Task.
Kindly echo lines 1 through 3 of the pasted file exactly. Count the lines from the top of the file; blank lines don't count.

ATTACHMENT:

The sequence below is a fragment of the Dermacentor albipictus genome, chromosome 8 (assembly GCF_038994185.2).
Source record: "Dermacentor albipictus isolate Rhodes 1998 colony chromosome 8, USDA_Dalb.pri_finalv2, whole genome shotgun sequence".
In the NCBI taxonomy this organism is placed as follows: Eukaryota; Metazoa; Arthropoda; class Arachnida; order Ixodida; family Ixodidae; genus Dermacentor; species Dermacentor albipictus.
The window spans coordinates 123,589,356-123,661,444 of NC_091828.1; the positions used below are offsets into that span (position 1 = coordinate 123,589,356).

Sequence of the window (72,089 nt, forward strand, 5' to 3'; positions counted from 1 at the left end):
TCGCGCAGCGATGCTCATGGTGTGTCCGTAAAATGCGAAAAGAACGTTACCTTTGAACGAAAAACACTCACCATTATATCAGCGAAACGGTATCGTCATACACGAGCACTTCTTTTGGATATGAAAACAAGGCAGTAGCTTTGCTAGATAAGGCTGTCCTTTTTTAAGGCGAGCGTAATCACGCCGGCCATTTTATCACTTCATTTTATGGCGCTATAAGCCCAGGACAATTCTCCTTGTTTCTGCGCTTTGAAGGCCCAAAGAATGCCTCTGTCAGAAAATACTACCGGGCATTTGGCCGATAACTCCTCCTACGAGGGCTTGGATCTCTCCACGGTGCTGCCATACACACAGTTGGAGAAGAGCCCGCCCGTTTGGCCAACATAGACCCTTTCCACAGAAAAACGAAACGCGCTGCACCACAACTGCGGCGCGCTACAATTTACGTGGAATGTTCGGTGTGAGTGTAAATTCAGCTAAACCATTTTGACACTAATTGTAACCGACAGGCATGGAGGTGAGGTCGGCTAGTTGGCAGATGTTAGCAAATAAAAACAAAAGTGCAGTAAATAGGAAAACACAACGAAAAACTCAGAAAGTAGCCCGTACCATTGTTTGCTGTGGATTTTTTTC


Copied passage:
The sequence below is a fragment of the Dermacentor albipictus genome, chromosome 8 (assembly GCF_038994185.2).
Source record: "Dermacentor albipictus isolate Rhodes 1998 colony chromosome 8, USDA_Dalb.pri_finalv2, whole genome shotgun sequence".
In the NCBI taxonomy this organism is placed as follows: Eukaryota; Metazoa; Arthropoda; class Arachnida; order Ixodida; family Ixodidae; genus Dermacentor; species Dermacentor albipictus.